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The richest and most neglected museum of natural history in the Balkans is in Sofia

20 March 2014 / 12:03:38  GRReporter
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Polina Spartyanova

    The first and richest museum of natural history in the Balkan Peninsula is the National Museum of Natural History at the Bulgarian Academy of Sciences in Sofia. One can see there over one million representations of stuffed animals, plants and minerals that promote animate and inanimate nature in Bulgaria and abroad. The exhibition at the oldest Bulgarian museum includes more than 400 species of mammals, more than 12,000 species of birds, a large number of amphibians and reptiles, hundreds of thousands of insects and other invertebrates as well as numerous bone fragments of various species.


    The National Museum of Natural History was founded in 1889 as a Natural History Museum of Prince Ferdinand I, who was the head of the Bulgarian state from 1887 to 1918. Initially, the museum housed the private collection of butterflies, birds and mammals of the Bulgarian monarch who was a passionate botanist, entomologist and philatelist. For 30 years, Ferdinand I covered the cost of the museum with his own funds and added valuable species from different continents to its collections.


     Due to his discoveries of new species of butterflies and plants, he was elected as a member of numerous scientific societies in Europe as well as an honorary member of the German Ornithological Society. However, the most intensive development of the museum was under the guidance of Dr. Ivan Buresh, who was its director from 1914 to 1959 when he organized many expeditions to all Bulgarian mountains and the Balkan countries to enrich the museum collections. Many new species of animals and plants of the biological world were discovered in this period, which had not hitherto been the subject of human studies and thus the National Museum of Natural History became the primary unit for research in the field of natural sciences in Bulgaria.
    Today, the museum is situated on four floors in the centre of Sofia and its visitors can learn about every aspect of animate and inanimate nature, not only from within the borders of Bulgaria but beyond. The first part of the natural science exposition is dedicated to minerals and mineralogy, and to the mineral forming process. Here the windows are brand new and well maintained unlike the larger part of the National Museum of Natural History.
     The second part displays stuffed birds and models of amphibians, fish, fossils and more. In the room with the birds, visitors can learn about almost all species of birds living today in Bulgaria and around the world, but will not have the impression that they look just like those depicted in encyclopaedias. Many of these stuffed birds have lost their colour over time or are covered with dust due to poor maintenance. I asked the museum management why good care is not taken of this especially valuable collection, which includes the Caroline parrot that disappeared at the beginning of the 20th century, and they said that "not all stuffed animals can be in the best condition at any one time due to understaffing." However, my question remained unanswered, because while I was visiting the last part of the museum and the hall of insects I witnessed how one of the clerks was "watching over" the hall, occupied with her mobile phone and with her feet on the table.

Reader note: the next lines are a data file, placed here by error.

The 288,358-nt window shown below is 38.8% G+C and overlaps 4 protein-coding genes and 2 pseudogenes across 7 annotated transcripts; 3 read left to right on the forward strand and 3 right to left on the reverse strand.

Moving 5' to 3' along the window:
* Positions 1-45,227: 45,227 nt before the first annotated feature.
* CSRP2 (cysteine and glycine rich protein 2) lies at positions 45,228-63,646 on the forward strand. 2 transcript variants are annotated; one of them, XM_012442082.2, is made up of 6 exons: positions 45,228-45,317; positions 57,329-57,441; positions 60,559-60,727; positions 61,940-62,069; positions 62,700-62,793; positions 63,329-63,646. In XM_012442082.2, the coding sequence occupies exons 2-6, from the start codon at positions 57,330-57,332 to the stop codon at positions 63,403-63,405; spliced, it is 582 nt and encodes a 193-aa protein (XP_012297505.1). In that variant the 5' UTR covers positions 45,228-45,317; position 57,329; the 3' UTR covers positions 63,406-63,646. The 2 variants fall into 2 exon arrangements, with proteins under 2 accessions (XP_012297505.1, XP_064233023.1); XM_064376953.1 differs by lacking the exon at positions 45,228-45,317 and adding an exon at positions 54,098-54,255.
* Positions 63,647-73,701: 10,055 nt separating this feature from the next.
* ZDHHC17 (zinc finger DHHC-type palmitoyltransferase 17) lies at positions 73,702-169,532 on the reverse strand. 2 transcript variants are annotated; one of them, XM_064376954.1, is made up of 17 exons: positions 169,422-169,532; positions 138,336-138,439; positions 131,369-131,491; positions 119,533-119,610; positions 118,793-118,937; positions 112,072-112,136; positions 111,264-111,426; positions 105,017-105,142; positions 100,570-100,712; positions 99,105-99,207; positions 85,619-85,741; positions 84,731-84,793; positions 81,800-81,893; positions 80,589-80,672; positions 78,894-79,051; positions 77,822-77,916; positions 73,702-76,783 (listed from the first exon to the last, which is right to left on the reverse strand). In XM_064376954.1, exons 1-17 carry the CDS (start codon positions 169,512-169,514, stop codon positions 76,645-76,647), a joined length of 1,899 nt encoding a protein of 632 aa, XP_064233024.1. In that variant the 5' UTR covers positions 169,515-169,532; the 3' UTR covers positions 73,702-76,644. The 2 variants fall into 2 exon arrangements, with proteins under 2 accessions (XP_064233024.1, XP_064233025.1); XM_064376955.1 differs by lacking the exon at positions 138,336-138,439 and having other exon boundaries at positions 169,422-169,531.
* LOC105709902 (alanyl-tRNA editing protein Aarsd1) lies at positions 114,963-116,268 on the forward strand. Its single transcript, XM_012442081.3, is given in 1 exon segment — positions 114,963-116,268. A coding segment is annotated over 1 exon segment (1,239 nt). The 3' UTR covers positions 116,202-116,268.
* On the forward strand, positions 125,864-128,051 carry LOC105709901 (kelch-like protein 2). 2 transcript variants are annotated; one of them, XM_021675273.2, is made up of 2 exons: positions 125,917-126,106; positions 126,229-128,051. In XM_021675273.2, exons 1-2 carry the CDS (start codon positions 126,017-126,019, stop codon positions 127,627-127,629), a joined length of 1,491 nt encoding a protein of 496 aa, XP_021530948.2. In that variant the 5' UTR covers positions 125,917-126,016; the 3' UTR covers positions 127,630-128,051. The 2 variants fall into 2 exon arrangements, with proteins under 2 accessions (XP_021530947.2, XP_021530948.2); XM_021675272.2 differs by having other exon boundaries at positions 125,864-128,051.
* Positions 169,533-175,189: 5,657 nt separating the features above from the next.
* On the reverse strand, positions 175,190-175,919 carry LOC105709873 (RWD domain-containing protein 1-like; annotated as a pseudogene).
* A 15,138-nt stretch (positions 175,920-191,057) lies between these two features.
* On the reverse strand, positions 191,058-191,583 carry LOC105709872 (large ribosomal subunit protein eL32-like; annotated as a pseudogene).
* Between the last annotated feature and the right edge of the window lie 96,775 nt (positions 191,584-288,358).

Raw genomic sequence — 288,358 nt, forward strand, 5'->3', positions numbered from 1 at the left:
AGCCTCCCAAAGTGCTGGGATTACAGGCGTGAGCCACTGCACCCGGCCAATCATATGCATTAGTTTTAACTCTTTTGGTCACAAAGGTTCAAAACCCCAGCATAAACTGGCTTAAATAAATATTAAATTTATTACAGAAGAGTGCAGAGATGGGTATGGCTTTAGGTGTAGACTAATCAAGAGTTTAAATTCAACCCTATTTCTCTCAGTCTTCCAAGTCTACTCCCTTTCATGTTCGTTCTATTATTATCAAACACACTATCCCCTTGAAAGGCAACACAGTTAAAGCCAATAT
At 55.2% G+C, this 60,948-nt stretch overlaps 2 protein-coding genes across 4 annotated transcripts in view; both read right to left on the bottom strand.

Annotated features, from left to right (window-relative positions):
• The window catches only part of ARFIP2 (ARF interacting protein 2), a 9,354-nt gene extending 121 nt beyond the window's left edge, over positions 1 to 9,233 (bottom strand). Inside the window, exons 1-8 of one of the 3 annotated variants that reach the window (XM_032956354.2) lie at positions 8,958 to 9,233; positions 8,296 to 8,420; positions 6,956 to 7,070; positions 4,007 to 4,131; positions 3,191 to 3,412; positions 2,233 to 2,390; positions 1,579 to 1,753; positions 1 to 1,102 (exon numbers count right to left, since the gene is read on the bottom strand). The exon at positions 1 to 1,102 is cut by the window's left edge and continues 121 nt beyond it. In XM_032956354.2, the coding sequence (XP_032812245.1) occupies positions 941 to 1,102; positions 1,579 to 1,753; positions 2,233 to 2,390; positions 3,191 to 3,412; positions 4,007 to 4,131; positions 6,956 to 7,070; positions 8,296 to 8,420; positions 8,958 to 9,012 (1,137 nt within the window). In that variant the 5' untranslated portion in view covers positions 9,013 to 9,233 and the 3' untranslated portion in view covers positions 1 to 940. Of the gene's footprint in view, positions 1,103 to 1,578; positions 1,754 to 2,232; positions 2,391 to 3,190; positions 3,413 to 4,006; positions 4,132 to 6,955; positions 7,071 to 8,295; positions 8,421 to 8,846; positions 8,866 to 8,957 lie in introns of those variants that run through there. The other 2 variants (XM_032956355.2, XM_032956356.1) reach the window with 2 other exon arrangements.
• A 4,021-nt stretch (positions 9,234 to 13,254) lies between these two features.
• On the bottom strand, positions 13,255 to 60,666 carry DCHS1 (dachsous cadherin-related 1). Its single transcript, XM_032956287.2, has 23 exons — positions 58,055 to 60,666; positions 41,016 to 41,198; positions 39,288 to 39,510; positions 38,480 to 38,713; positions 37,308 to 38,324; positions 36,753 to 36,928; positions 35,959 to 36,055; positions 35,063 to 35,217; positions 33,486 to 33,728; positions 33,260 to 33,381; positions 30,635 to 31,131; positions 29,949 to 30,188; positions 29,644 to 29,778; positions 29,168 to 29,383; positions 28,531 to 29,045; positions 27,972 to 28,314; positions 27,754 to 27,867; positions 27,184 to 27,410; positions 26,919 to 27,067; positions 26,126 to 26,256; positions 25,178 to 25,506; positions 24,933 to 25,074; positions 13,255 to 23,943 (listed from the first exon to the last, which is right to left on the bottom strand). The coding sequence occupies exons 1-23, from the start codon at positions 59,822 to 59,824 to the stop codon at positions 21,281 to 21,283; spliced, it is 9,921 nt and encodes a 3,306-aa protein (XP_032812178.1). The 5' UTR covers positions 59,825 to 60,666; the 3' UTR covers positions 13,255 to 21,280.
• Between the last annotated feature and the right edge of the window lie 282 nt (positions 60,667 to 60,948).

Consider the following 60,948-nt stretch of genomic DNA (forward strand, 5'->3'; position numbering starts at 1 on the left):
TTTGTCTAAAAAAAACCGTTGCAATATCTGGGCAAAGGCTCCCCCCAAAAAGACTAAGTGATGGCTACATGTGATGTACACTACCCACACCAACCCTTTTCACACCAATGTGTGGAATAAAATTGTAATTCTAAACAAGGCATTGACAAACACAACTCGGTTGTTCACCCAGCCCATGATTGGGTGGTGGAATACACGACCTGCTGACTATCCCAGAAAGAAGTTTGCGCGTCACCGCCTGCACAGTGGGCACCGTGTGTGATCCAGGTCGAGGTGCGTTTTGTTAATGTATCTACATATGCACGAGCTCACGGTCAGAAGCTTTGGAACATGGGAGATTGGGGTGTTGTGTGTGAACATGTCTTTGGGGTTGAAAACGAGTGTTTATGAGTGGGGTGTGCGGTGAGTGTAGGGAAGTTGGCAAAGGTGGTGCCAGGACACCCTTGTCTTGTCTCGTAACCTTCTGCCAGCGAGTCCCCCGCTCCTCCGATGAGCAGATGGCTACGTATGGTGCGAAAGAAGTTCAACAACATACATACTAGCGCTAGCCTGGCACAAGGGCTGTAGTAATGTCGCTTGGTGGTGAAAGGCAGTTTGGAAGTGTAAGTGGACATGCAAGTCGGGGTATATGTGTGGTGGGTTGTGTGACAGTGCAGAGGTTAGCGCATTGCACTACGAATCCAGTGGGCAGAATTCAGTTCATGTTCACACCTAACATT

Many species of amphibians inhabiting Bulgaria and foreign countries, which are presented in the next part of the museum, are displayed in glass cases but there are models of larger species as well. The models of some of the amphibians probably were extremely impressive 20-30 years ago but today they are rather an imitation designed to satisfy the curiosity of the youngest visitors. In the hall of fish, visitors can see different species inhabiting the Bulgarian freshwater basins and others that are characteristic of the Black Sea. The collection contains fish from the Mediterranean and the Red Sea, and various species of molluscs.
    The third part of the museum is devoted to mammals and it presents different groups of primates, predators, hoofed animals and many other species from almost all continents of the world. The exhibits in this hall are well maintained and they enjoy the greatest visitor interest. One of the most interesting mammals is the two-metre-long bear from Rila Mountain, standing on its hind legs, which, at the international hunting exhibition in Berlin in 1937, won a gold medal for the biggest bear. This part of the museum displays its latest exhibit, the Siberian tiger, which is the biggest among the tiger subspecies and also the largest representative of the cat family. This species is now almost extinct and therefore the National Museum of Natural History has made strenuous efforts to obtain this exhibit.
    In the fourth part of the National Museum of Natural History, there are insects arranged in 20 glass cases, that are very well preserved. The collection of stuffed butterflies is perhaps the most beautiful of all the museum exhibits because it is well preserved and their colours are still bright and gay, although some of them were part of the Prince’s collection. In addition, you can see different types of bugs and insects from various parts of the world.

Tags: National Museum of Natural HistorySofiaMammalsAmphibiansMineralsButterfliesAnimate and inanimate nature
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